The stereoscope’s powers of replication enchanted a public enamored with what historian of technology Robert Silverman calls “philosophical toys.” “The stereoscope is now seen in every drawing room; philosophers talk learnedly about it, ladies are delighted with its magic representations, and children play with it,” noted Robert Hunt, a British photo-chemist, about the ubiquity of stereoscopes in 1856.1

The device, however, was much more than just a toy or illustrative distraction — it developed also into an important tool for laboratory and scientific work in the late nineteenth and early twentieth centuries. Just as telescopes and microscopes expanded what is visible, the stereoscope expanded what and how researchers were able to see different specimens.

The three dimensional stereoscopic images were a different type of text to be read and imbued with scientific and cultural meaning. For anatomists at the turn of the twentieth century, stereograms enabled bones to be examined in all dimensions, without having to handle the actual, physical bone. The Edinburgh Stereoscopic Atlas of Anatomy, for example, announced the publication of its first set of stereoscopic cards in 1905: “In looking over these illustrations, what strikes one first is the excellent way in which they have been reproduced.”2

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A plate from The Edinburgh Stereoscopic Atlas of Anatomy, from the section on the abdomen — Source.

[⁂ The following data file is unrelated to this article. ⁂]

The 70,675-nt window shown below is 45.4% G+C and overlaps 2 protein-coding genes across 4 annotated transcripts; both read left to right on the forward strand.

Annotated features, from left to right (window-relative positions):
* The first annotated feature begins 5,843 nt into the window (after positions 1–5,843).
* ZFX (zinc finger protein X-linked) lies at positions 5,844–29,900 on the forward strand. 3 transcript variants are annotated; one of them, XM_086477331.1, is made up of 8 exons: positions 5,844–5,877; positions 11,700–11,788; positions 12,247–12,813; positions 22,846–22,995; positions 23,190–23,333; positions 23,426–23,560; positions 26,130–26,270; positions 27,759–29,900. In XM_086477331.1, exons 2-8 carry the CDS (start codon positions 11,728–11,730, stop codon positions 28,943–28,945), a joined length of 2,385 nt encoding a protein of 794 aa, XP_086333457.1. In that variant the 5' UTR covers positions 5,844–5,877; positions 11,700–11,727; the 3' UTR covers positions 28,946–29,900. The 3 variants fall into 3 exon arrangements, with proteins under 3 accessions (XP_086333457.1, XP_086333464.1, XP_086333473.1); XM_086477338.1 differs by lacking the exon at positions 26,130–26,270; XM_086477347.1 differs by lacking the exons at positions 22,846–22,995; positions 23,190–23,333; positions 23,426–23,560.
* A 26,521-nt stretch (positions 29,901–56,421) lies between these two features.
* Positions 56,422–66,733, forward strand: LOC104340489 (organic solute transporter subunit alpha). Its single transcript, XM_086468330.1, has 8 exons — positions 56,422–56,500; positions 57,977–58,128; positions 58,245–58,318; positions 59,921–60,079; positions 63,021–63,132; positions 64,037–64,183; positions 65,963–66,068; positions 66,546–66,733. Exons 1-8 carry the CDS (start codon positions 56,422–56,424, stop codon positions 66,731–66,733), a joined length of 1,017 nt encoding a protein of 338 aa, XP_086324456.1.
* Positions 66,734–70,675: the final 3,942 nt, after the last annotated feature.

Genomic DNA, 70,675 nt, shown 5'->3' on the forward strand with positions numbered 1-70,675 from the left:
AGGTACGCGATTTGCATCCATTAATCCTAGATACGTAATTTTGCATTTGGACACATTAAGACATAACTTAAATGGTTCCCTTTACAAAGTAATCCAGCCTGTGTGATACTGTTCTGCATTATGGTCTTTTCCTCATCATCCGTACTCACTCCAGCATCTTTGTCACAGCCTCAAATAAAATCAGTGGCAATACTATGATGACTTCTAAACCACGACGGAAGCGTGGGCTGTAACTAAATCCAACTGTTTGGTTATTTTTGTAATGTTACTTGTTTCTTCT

What worked for anatomists also worked for paleoanthropologists such as Boule. Indeed, early-twentieth-century paleoanthropology borrowed heavily in its method and theory from anatomy, and most researchers who studied fossils had a background in anatomy. In order to properly describe the anatomical characteristics of fossil material, researchers published tables of published tables of metrics and measurements which aided in comparisons between different groups of modern humans and great ape populations. Publications included photographs, sketches, and references to casts, any number of things that would let researchers see the fossil and how it compared with other anatomical specimens. As fossils were themselves too rare and important to send between researchers, proxies — casts, measurements, sketches, photographs, and highly detailed descriptions — were needed to provide accurate and sufficient information.3 Drawing from a tradition of stereoscopic anatomical atlases, the La Chapelle-aux-Saints Neanderthal plates gave the reader a first-person experience of interacting with the fossil in three dimensions.

Under Boule’s careful direction, Monsieur J. Papoint of the Laboratoire de Paleontologie at the Musée d’Histoire Naturelle, contributed dozens of pen-and-ink illustrations to L’Homme — sketches of the skeleton as well as drawings of stone tools that were found in the original excavations. The six sterograms show the La Chapelle skull in every anatomical position: superior, anterior, lateral, everything. All of the stero cards were stamped with the publishing house (Masson & Cie Editeurs), and the plates credit Heliog L. Schutzenberger as the photographer. At 278 pages, Boule’s L’Homme was comprehensive, his anatomical comparisons thoughtful, and his research judiciously in keeping with other lengthy then-contemporary tomes of prehistory.

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The first three stereographs from Boule’s L’Homme de La Chapelle (1911) — Source: author’s scan.